My smoking times and temperatures chart for smoking meat is at the bottom of this page.
When it comes to smoking meat, the time is not nearly as important as the temperature. Temperature should always be used to determine when the meat is done cooking rather than the time.
I have many people who email me and ask me how long to smoke ribs or how many hours per pound to smoke brisket and while this can be used to estimate your finish time, it needs to be only that.
I highly recommend a digital probe meat thermometer to monitor the temperature of the meat while it smokes. These thermometers have a probe that stays in the meat while it smokes. The probe is attached to a thin braided metal wire that runs through the door or an opening to the unit outside of the smoker.
The Taylor units that I use allow me to set a time as well as a temperature. An alarm goes off if either of these are reached.
Below I have put together a list of times and temperatures for smoking meats. Is it only an estimate but should allow you to figure up a ballpark time as to when the meat will be done smoking.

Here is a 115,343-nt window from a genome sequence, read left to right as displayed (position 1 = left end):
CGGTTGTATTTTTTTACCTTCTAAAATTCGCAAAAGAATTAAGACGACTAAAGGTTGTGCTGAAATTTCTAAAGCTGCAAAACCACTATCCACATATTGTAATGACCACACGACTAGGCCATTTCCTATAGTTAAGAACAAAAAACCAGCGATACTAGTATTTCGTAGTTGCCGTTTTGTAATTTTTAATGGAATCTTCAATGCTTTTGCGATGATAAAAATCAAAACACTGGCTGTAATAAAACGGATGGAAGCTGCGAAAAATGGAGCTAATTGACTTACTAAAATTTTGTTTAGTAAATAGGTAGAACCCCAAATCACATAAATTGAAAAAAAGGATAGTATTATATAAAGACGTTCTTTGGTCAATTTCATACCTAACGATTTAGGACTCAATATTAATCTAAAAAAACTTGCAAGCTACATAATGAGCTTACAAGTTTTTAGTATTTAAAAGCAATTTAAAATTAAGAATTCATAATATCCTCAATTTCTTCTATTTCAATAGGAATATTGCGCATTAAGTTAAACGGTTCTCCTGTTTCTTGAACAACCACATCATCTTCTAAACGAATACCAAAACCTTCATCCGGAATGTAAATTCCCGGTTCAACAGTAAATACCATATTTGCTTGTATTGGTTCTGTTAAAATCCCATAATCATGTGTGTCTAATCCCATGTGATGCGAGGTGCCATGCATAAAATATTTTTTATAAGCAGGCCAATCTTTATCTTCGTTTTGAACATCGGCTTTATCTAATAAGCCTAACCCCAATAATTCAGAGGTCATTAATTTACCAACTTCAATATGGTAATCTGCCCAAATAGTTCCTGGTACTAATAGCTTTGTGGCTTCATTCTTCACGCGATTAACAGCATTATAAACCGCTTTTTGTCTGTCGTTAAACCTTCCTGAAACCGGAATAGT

|Type of Meat||Smoking Temp||Time to Complete||Finished Temp|
|Brisket (Sliced)||225°F||1.5 hrs/pound||190°|
|Brisket (Chopped)||225°F||1.5 hrs/pound||200°|
|Beef Ribs||225°F||3-4 hrs||175°|
|Pork Butt (Sliced)||225°F||1.5 hrs/pound||180°|
|Pork Butt (Pulled)||225°F||1.5 hrs/pound||205°|
|Whole Chicken||250°F||4 hrs||165°|
|Chicken Thighs||250°F||1.5 hrs||165°|
|Chicken Quarters||250°F||3 hrs||165°|
|Whole Turkey 12#||240°F||6.5 hrs||165°|
|Turkey Leg||250°F||4 hrs||165°|
|Turkey Wings||225°F||2.5 hrs||165°|
|Turkey Breast – bone in||240°F||4-6 hrs||165°|
|Breakfast Sausage||230°F||3 hrs||160°|
|Meat Loaf||250 -300°F||3 hrs||160°|
|Meatballs (2 inch)||225°F||1 hr||160°|
|Spare Ribs||225-240°F||6-7 hrs||Tender*|
|Baby Back Ribs||225-240°F||5-6 hrs||Tender*|
|Smoked Corn||225°F||1.5 – 2 hrs||N/A|
|Smoked Potatoes||225°F||2 – 2.5 hrs||N/A|
Note: Be sure to use temperature to tell you when the meat is done.. time is just an estimate and is NOT an indicator of doneness.
*cooking to “Tender” just means the meat is not done until it gets tender. This is used mainly in smoking/cooking ribs. To test for tenderness, grasp two of the bones and pull them in opposite directions. If the meat tears easily then the meat is considered “Tender” and is ready to eat.
If you want to check ribs for temperature, place the probe between the bones making sure to not touch the bone. You are looking for 180-190 when the ribs are done and tender.